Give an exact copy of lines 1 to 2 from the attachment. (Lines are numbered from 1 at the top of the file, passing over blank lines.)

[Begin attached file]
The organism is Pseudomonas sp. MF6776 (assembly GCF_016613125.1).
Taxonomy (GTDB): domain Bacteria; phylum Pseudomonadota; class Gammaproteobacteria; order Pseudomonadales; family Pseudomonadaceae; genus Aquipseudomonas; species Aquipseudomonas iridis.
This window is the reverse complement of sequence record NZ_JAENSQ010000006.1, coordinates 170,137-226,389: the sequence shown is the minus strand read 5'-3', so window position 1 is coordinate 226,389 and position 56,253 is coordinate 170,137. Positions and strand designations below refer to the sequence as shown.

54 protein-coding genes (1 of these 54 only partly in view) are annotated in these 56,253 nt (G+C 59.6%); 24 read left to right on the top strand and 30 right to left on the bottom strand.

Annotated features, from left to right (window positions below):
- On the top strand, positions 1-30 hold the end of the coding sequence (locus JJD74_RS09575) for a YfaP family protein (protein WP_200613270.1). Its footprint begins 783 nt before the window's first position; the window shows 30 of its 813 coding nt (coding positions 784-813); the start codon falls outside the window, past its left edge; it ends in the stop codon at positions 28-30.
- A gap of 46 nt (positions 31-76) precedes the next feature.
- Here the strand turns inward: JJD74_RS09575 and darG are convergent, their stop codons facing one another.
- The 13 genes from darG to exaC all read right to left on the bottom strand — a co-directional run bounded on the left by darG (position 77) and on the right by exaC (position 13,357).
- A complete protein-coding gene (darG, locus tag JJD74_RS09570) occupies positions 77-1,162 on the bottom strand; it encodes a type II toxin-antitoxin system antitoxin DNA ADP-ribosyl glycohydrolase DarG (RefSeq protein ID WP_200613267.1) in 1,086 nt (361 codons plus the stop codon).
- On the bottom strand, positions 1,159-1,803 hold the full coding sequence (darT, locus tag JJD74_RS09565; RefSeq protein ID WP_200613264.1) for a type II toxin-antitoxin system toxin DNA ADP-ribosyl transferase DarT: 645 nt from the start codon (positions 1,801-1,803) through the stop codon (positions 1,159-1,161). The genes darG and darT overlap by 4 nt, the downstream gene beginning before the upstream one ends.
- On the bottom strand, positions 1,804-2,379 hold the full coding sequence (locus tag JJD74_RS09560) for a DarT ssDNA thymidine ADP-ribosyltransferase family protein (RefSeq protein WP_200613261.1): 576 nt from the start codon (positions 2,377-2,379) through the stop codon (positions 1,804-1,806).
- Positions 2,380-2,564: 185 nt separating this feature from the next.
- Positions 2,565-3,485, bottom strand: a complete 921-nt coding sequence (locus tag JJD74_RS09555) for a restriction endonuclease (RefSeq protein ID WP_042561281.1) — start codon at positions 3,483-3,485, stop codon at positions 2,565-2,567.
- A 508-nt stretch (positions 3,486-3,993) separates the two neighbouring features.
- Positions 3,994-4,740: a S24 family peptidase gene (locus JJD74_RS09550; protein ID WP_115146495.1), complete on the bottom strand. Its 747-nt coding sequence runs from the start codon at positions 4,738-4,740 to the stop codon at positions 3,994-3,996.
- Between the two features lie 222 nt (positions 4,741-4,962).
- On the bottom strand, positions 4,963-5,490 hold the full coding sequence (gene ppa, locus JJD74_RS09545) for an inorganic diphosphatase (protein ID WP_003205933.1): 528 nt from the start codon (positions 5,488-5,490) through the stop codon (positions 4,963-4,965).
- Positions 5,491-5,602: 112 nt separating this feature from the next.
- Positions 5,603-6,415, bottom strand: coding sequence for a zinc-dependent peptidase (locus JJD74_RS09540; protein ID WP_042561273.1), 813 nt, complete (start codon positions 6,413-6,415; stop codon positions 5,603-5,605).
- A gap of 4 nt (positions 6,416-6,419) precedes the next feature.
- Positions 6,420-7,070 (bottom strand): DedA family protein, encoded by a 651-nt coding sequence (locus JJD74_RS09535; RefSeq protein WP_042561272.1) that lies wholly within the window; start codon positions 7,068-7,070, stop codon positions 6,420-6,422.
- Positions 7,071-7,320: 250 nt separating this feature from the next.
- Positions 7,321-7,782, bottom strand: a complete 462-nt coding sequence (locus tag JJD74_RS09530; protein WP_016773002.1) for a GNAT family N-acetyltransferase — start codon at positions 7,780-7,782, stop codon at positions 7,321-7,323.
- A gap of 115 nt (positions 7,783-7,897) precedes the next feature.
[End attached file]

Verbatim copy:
The organism is Pseudomonas sp. MF6776 (assembly GCF_016613125.1).
Taxonomy (GTDB): domain Bacteria; phylum Pseudomonadota; class Gammaproteobacteria; order Pseudomonadales; family Pseudomonadaceae; genus Aquipseudomonas; species Aquipseudomonas iridis.